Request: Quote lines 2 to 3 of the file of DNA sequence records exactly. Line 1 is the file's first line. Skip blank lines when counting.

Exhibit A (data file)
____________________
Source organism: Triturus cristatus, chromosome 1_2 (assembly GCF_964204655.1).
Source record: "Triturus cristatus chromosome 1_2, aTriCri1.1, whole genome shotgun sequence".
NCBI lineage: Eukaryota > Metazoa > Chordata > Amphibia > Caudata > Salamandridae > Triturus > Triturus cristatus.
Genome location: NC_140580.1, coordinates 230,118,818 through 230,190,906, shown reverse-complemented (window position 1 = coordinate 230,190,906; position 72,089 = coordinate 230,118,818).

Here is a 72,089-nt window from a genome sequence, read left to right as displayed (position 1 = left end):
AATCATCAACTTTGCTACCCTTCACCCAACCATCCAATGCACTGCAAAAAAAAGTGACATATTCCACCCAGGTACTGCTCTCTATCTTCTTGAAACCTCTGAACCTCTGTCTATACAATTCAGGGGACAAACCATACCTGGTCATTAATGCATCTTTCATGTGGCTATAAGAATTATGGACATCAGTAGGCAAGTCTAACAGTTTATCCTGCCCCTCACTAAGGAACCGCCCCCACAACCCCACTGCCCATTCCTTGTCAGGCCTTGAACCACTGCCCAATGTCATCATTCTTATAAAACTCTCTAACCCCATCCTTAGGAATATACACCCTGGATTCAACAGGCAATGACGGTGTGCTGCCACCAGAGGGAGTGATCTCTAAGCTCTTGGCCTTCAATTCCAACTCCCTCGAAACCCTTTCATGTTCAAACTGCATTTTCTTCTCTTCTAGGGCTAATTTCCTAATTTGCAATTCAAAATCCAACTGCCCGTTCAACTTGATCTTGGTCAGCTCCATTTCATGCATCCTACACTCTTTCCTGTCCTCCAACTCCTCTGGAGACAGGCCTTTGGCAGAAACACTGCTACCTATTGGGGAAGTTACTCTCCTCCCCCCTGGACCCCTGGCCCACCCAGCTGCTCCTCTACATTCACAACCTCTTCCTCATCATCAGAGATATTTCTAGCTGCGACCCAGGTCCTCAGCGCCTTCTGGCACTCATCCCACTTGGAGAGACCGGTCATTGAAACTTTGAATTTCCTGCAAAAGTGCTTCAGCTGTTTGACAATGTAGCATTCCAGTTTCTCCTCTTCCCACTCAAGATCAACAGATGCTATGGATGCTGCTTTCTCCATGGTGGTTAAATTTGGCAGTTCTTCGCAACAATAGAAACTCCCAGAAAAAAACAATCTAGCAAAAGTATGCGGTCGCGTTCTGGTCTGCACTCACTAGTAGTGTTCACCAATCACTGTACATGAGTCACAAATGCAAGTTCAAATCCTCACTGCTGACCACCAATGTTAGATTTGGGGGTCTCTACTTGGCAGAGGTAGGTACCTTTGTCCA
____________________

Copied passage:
Source record: "Triturus cristatus chromosome 1_2, aTriCri1.1, whole genome shotgun sequence".
NCBI lineage: Eukaryota > Metazoa > Chordata > Amphibia > Caudata > Salamandridae > Triturus > Triturus cristatus.